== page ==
Take the 2-minute tour ×
Stack Overflow is a question and answer site for professional and enthusiast programmers. It's 100% free.

Let the code speak first

def bars = foo.listBars()
def firstBar = bars ? bars.first() : null
def firstBarBetter = foo.listBars()?.getAt(0)

Is there a more elegant or idiomatic way to get the first element of a list, or null if it's not possible? (I wouldn't consider a try-catch block elegant here.)

share|improve this question
What does #listBars return? Groovy shouldn't throw if you try to get an element that doesn't exist from a list. final l = [] assert l[0] == null assert l.getAt(0) == null assert l instanceof ArrayList –  Justin Piper May 1 '12 at 15:19

2 Answers 2

up vote 24 down vote accepted

Not sure using find is most elegant or idiomatic, but it is concise and wont throw an IndexOutOfBoundsException.

def foo 

foo = ['bar', 'baz']
assert "bar" == foo?.find { true }

foo = []
assert null == foo?.find { true }

foo = null
assert null == foo?.find { true }
share|improve this answer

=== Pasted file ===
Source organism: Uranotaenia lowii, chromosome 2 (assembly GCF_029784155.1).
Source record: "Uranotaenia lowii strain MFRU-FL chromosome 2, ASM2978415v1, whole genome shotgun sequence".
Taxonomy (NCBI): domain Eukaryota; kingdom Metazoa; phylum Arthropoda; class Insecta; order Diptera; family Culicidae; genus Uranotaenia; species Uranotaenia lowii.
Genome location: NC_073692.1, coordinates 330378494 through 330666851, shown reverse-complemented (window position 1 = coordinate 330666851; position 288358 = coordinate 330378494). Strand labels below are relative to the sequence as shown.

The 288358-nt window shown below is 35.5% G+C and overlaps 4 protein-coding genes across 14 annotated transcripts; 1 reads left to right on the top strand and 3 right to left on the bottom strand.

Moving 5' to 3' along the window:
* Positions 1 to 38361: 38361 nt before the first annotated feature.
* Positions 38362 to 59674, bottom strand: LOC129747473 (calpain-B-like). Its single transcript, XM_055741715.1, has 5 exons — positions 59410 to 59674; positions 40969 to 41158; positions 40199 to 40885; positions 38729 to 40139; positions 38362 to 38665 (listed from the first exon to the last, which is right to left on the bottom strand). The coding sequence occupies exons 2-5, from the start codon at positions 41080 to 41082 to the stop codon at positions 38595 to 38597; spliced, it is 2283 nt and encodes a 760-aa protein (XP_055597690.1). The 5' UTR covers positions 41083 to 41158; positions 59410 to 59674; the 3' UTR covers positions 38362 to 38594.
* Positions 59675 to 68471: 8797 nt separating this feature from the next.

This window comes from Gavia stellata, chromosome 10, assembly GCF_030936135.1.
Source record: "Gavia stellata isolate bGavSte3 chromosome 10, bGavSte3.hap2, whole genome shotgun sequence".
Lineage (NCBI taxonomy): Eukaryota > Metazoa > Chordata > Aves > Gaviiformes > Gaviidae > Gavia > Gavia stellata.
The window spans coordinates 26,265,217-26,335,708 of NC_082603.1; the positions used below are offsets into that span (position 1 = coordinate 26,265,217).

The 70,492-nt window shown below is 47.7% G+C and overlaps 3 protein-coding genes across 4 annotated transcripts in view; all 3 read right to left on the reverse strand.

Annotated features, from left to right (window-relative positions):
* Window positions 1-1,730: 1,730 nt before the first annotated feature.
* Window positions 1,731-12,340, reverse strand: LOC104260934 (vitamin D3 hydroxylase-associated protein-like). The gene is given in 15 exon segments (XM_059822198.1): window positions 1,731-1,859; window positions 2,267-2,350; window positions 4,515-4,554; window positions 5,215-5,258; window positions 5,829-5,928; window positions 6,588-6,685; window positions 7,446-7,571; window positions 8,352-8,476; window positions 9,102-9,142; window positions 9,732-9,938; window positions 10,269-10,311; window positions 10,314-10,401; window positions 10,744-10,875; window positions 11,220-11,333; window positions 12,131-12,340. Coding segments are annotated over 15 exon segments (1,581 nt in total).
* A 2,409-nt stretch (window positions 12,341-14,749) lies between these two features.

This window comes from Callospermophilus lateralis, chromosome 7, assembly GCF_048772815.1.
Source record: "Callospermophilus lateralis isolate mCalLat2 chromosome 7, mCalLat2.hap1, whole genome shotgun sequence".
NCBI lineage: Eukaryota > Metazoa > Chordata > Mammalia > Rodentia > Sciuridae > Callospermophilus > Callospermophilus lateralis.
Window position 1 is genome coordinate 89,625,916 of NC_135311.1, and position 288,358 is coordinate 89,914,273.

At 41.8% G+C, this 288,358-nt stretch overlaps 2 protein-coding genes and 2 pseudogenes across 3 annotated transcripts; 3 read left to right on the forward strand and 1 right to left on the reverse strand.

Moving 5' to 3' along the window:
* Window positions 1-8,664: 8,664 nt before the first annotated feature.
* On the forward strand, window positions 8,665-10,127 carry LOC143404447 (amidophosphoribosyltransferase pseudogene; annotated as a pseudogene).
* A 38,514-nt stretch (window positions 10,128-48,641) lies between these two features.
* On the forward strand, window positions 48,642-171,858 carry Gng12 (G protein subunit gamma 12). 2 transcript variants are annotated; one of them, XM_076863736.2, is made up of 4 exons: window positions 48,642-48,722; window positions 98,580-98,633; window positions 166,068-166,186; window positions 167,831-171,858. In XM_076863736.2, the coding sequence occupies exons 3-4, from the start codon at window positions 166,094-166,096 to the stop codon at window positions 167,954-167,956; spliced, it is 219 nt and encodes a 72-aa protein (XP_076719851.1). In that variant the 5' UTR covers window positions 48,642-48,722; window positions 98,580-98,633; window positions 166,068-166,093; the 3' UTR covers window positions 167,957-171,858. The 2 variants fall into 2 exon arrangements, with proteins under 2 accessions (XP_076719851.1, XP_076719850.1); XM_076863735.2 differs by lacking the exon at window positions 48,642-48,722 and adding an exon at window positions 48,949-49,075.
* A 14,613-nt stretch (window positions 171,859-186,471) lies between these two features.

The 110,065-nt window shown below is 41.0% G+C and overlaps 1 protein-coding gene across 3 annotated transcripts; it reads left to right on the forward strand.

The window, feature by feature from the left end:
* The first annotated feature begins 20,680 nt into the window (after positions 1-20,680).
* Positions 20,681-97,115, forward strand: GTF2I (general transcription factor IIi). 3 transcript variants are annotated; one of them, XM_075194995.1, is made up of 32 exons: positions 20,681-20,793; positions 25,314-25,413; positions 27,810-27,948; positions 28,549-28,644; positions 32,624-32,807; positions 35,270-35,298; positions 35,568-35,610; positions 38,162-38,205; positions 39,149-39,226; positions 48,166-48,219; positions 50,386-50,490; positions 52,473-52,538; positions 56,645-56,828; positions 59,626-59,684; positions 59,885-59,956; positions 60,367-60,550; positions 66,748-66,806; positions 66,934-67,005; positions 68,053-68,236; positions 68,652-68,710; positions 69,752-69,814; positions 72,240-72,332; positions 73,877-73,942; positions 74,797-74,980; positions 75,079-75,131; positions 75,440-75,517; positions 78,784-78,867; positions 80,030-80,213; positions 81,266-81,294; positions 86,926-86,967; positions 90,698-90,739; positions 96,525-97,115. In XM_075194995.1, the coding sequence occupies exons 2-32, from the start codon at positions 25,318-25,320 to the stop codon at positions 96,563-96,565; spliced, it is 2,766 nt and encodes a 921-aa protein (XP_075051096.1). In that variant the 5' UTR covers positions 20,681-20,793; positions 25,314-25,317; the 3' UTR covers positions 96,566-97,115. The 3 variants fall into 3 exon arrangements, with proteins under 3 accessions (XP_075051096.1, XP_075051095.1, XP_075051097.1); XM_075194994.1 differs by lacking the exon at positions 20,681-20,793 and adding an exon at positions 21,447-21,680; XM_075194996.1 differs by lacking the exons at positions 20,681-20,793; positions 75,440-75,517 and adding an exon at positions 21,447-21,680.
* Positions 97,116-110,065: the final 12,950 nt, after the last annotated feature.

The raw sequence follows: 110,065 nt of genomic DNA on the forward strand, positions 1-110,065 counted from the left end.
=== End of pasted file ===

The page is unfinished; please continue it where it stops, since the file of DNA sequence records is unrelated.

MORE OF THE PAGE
+1 for this trick. I could make it even more concise: foo?.find{ it } –  Adam Schmideg Feb 9 '11 at 11:50
Adam, [0].find{it} returns null –  tixxit Nov 21 '11 at 19:02
This would make a great convenience method addition to Groovy maps as "first()" –  Josh Diehl May 4 '12 at 7:47

You could also do


This will throw a NullPointerException when foo is null, but it will return a null value on an empty list, unlinke foo.first() which will throw an exception on empty.

share|improve this answer
thanks for sharing! I was getting stuck around idiomatic solution for first element after findAll on a list that could be empty in the first place, or after the findAll and this gave me what I needed –  IT Gumby Jan 22 at 22:30

Your Answer


By posting your answer, you agree to the privacy policy and terms of service.

Not the answer you're looking for? Browse other questions tagged or ask your own question.